Published 12:00 am Saturday, April 30, 2011
By Shelley Smith
SALISBURY — The faith of Deputy Lunda Eller of the Rowan County Sheriff’s Office has been tested several times in her life — one time in particular 12 years ago.
Eller’s husband, Robert Clement, was responding to a call in Spencer when he was shot several times. He died a year later.
Eller and her four children were taken care of, though, through her family at church and the sheriff’s office, and through the Shield a Badge With Prayer program, started by Rev. Michael Taylor.
“Rev. Taylor and the Shield a Badge program have always included the children with any activities the Shield a Badge does — they’re part of the police family,” she said. “He will always make sure that he sends each one of my children (a card) in honor of their dad. He still calls all the children by their first name.
“And I make sure that any activity that Shield a Badge has that I do bring the kids because they’re appreciative of Shield a Badge taking care of me, and also helping to remember their dad.”
Shield a Badge with Prayer is celebrating its 16th year in Rowan County this month, and the program has grown significantly.
The program is simple — just pray for an officer every day, and send them a card to let them know they’re appreciated on their birthday and holidays.
The program has grown to 400 “prayer partners,” Taylor said, and with the growing economic hardships and increasing dangers for officers, more people are needed to pray.
“We just need more people willing to pray for them because of the dangers out there,” he said. “They don’t know what they’re going to face. Whether it’s pulling over a car or going to a house for a domestic, it’s so dangerous.
“We want to do what we can to protect them through the prayers of God’s people. It’s always good to know that you’re appreciated in what you do.”
Taylor gives every deputy, detective, detention center officer and communications employee a hardback copy of the Bible, a promise book filled with Bible verses and an index for quick access, and a copy of the New Testament. Each year, the officer receives a new promise book and other goodies. This past Christmas, he gave everyone a small toolkit that fits in their pocket and folds away like a knife.
“I think one of the greatest tools we can use to let officers know we care is prayer for their protection, and their guidance, and then they’ve got the Bible,” he said. “I try to help officers and their families, also, because they also need prayer and support.”
Taylor said the divorce rate for law enforcement officers continues to grow, as does the alcohol and drug abuse among officers.
“Officers are just as human as the rest of us are,” he said.
Taylor says he’d love to give every officer in Rowan County the same things as the sheriff’s office, and some officers are special requests, and he’s able to include them. But he can’t include everyone due to funding.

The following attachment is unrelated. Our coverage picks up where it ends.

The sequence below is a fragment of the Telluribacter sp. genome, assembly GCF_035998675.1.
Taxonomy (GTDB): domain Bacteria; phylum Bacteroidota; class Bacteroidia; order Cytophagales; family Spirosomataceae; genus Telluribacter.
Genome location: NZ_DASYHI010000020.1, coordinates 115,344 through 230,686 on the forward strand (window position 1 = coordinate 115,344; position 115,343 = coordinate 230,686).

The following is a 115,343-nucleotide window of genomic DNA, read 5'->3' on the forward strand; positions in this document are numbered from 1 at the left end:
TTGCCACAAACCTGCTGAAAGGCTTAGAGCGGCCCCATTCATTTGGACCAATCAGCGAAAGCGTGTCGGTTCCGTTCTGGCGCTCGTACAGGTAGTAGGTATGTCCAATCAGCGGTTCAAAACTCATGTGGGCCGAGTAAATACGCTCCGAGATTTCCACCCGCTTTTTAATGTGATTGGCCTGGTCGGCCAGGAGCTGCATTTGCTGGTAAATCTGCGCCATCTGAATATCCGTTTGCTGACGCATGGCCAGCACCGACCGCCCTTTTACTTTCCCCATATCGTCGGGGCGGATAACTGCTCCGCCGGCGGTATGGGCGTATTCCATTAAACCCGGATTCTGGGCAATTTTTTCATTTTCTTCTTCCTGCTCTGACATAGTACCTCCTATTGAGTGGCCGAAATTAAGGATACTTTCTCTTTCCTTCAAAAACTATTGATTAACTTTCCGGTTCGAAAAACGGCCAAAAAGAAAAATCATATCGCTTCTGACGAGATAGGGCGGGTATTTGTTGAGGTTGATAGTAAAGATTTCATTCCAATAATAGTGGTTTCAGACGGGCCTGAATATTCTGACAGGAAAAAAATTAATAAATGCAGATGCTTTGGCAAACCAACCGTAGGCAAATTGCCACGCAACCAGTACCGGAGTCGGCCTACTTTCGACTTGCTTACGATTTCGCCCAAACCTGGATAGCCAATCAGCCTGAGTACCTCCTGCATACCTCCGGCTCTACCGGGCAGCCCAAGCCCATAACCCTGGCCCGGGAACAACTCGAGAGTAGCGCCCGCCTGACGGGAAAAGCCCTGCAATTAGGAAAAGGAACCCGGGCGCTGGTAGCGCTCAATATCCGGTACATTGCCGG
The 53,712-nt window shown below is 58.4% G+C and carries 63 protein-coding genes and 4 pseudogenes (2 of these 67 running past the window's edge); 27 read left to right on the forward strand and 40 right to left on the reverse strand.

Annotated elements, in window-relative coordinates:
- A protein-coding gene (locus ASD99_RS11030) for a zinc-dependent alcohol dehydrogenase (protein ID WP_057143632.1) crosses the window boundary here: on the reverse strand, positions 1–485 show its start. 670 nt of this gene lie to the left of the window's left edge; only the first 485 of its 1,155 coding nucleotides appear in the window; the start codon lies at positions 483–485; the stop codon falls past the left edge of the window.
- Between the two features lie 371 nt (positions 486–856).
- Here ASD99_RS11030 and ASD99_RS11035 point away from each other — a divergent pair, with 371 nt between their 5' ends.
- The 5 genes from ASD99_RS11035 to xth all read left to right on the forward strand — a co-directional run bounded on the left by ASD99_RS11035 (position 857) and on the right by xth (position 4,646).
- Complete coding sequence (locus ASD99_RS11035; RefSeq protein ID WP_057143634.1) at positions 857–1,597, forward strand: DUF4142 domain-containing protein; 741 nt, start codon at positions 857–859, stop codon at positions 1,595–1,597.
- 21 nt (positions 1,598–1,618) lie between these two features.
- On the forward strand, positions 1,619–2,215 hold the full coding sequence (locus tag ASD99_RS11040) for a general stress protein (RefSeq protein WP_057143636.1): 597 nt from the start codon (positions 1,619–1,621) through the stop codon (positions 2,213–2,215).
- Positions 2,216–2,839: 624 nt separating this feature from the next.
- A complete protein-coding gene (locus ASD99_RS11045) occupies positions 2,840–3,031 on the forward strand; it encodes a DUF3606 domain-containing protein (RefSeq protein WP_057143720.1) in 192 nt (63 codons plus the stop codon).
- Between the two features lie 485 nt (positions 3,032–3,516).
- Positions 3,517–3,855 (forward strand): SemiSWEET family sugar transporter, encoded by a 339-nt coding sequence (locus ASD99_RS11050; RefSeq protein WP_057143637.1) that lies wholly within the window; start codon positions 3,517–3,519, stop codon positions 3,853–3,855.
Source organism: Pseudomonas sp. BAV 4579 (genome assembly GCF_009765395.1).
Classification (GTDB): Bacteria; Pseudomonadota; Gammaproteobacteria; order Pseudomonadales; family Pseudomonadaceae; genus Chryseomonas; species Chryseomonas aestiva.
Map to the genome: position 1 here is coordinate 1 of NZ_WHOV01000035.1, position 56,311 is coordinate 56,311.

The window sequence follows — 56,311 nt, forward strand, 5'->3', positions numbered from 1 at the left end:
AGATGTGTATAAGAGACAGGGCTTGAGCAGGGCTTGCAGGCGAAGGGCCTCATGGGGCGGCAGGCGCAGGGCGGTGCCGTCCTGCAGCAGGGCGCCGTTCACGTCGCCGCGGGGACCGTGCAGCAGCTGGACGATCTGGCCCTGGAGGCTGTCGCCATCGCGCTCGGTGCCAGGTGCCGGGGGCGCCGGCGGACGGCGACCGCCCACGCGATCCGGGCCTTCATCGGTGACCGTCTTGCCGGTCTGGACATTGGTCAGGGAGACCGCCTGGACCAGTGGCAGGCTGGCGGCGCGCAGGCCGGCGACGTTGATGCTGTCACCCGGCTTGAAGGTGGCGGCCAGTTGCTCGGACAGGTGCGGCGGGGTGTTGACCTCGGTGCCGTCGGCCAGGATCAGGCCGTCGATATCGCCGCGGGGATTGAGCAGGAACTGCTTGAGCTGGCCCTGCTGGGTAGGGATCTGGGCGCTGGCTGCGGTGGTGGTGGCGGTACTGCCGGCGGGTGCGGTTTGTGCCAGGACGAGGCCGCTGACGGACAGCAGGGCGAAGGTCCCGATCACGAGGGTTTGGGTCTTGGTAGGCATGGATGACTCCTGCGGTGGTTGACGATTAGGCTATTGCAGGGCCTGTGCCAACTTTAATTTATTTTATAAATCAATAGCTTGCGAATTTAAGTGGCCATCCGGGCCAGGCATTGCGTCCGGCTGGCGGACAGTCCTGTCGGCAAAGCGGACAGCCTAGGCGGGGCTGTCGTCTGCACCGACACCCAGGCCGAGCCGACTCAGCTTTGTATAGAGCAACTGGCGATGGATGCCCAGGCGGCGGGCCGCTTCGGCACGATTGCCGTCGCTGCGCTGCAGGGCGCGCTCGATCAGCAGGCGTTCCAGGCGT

Shield a Badge with Prayer receives about $4,000 each year from the prayer partners and through donations, but to expand, he needs more. He sells a knife with the logo and the tool kit in the Landis office of the sheriff’s office, and also sells stickers for cars and other things promoting the program to raise funds.
He said that when an officer sees the sticker on someone’s car, it means a lot.
“It means it’s working,” he said of the program. “It’s in the public’s view.”
Taylor is the president of the N.C. Chaplain’s Association, which also helps to spread his Shield a Badge with Prayer program, along with the logo that he has copyrighted, and designed himself.
“I’m trying across the state to get a chaplain in every county, and also nationwide,” he said.
In 16 years, he’s given out more than 10,000 hard back Bibles and at least that many New Testaments, he said. He’s probably given out more than 5,000 promise books.
“I just enjoy giving,” he said. “But this program would not exist if the prayer partners were not there. It’s about them. It’s their participation, it’s their giving that makes this program work.
“Everybody can pray. My heart is saddened that we don’t’ have more people participating in this because of how big our county is. I’m sad more churches don’t adopt an officer.
“It’s a matter of life and death; prayer could help save an officer.”
Maria Brown is a prayer partner, and has been praying for an officer for about three years. Her women’s group at church has adopted an officer.
“It has helped me grow spiritually as an individual, and as a group, too, because you create a bond. A bond that can’t be broken because it’s God’s work you’re doing. It makes you stronger.”
May is Shield a Badge With Prayer Month, and today Taylor will celebrate the program’s 16th year in Rowan County.
Taylor says he loves what he’s doing, and hopes to see more people wanting to participate in the program.
“I want to continue to do this as long as the Lord permits me to do this,” he said. “This is one of the best things that I’ve ever done as far as a chaplain to let them know that we appreciate them and what they do.”
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If you would like to start praying for an officer, or to donate to the program, contact Rev. Michael Taylor at 704-782-7201, or write to him at 2675 Phaniels Church Road, Rockwell, N.C., 28138. To purchase the fundraising materials contact Taylor or visit the Landis office of the sheriff’s office.